5th July 2015
A hot week as the garden parched slowly in the sun. I have been watering the greenhouse in every spare moment which is a very satisfactory way of being idle and occupied at the same time. The time flies
by, and that has been the feeling of the week. The Hemerocallis are flowering which always signifies the peak of summer for me. Suddenly this morning the weather changed. We had a thunder
(just the one) and the rain fell with cool enthusiasm for half an hour. Time for a change, so I went to Devon. It was still hot there so I looked at a few gardens and came home.
Through the week a thin flower scape has been emerging and now the flowers have opened. It is welcome, though it is the first sign of the changing season. Acis autumnalis.
It has a wide distribution around the western Mediterranean where if flowers after the first autumn rains. This one anticipated this morning's rain but was probably triggered into growth
when I started watering the pots last week. It is a pity that this pretty little flower comes tinged with a slight sadness at the thought of autumn and a less poetic frustration that it isn't the
Acis valentina I paid for.
5th July 2015
New Zealand is home to a number of 'leafless' brooms which are all included in the genus Carmichaelia from time to time. When I first moved to Cornwall I grew a few, and found them
rather unsatisfactory in moist soil and strong winds. Years later I have an Agave house that solves little problems like that, and I decided to try again and see if the thin twiggery
would create a suitable light shade for the young Agave.
A couple of years on and my young plant has grown enough to flower and spread out enough for me to check its ultimate size. I should probably have done that before I planted it. In New Zealand it reaches 8m
tall at its best, and I imagine the protection of the Agave house will encourage it to try to reach at least that height. It will try, but at 2m it will be restricted - hopefully by me with a pair of secateurs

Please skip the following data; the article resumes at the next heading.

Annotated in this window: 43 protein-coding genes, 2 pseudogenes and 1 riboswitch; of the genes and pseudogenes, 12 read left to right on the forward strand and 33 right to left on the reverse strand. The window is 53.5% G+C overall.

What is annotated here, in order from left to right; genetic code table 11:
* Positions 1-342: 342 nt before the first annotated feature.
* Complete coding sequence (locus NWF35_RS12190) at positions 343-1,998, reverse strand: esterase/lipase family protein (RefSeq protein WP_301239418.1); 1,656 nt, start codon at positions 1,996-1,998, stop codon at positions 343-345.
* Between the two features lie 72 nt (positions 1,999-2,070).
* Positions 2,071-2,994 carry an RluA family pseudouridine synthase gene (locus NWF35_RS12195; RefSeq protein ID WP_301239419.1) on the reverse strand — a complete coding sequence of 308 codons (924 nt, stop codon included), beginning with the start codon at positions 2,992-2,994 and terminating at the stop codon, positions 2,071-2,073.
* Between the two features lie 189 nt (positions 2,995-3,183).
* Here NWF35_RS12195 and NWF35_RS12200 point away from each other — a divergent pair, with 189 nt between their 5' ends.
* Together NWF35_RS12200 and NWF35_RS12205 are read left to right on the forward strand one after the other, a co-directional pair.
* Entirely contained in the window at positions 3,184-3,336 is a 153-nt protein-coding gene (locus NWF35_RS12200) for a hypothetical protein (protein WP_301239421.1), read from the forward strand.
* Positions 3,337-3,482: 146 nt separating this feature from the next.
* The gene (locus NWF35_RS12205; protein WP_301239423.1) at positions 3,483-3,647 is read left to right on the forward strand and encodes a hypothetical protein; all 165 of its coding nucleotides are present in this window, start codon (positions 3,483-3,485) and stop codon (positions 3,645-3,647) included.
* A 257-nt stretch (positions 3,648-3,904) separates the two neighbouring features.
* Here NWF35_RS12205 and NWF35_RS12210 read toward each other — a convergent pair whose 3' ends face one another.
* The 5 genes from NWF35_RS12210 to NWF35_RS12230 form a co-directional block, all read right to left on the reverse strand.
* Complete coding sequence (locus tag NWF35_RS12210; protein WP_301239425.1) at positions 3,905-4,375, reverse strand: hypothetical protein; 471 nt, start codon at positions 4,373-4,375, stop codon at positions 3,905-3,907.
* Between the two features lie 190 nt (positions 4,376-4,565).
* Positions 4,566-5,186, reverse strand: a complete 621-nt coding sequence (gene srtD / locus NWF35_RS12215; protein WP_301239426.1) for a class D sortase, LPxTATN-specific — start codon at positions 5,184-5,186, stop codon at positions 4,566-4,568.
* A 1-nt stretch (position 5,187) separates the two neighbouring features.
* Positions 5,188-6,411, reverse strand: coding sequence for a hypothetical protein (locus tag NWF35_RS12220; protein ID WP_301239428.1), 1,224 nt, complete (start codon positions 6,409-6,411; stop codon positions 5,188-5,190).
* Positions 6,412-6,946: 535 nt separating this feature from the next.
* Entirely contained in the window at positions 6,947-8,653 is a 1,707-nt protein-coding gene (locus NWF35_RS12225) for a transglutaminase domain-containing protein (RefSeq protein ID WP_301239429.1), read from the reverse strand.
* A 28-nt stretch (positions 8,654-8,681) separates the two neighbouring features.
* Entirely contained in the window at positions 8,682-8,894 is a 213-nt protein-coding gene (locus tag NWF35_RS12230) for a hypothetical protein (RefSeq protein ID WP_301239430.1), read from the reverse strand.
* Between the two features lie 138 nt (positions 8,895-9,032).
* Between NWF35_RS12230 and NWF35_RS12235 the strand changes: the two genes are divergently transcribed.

- but if not by the roof.
The flowers are slightly scented in the warmth. Not delicious and not unpleasant, simply scented. Odorous.
5th July 2015
The first of the new seasons bulb catalogues landed on the doormat this week, filled with the promise of next years flowers. The term 'bulb' is used in a rather general way to include corms, tubers, rhizomes
and the occasional knobbly bits of plant that resist simple definition (Polianthes springs to mind). Plant morphologists have long since produced simple descriptions of the various swollen organs
they have been presented with and we are all very happy for them. Each category has its distinctive attributes but here I am concerned with tubers such as those produced by Typhonium horsfieldii. They lack
the intricate structure and organised behaviour of the bulbs (Acis), the compact efficiency of the corms (Watsonia). What tubers have, that makes them both interesting and frustrating, is
bloody-mindedness. You can plant them. They might do something. They might do it now, or they might wait until later. Whatever they do, you can be sure they won't all do it together. In general terms,
the distinctive thing about tubers is that they will please themselves.
And pleasing itself is what this little aroid has done. I started with a single tuber, now I have a tubfull. It has also started to appear in some of the Nerine pots and I have no idea how it managed that.
I am rather fond of the red tinged leaves, sheltering the short inflorescences but a decade after its arrival I am starting to wonder if it can be stopped. All the really frightening weeds
have this sort of charm.
While I have been writing that (well, it seems like it) the genus has jumped to Sauromatum but it has been a tiring day, I'm not for jumping just now.
5th July 2015
Watsonia 'Dart Sea Trout'
Watsonia have a great many attributes among which the production of corms is rather trivial. I think it may be part of the reason they are not more popular. Plants that produce corms
a much loved by bulb merchants who can dry them out and store them, post them to customers and juggle them with their feet (if they have an inkling and flexible toes). Unfortunately Watsonia
do not appreciate that sort of treatment (with the possible exception of the juggling bit, which I think we would all enjoy). They hardly have a dormant season and never dry out completely.
The result is that dried corms are disappointing. Live plants are more satisfactory, and much hardier than generally assumed.
'Dart Sea Trout' has started the season here. It is a strangely coloured seedling from 'Tresco Dwarf Pink' raised by Julian and Sarah Sutton at Desirable Plants. The sort of colour that seems to work with
everything. I have some chrome yellow Hemerocallis beside it that seem to rest quietly, though they have been strident everywhere else.
Thunder storms and autumn bulbs signal a change in the weather. Less idle occupation with the watering. The long hot week of summer has probably passed.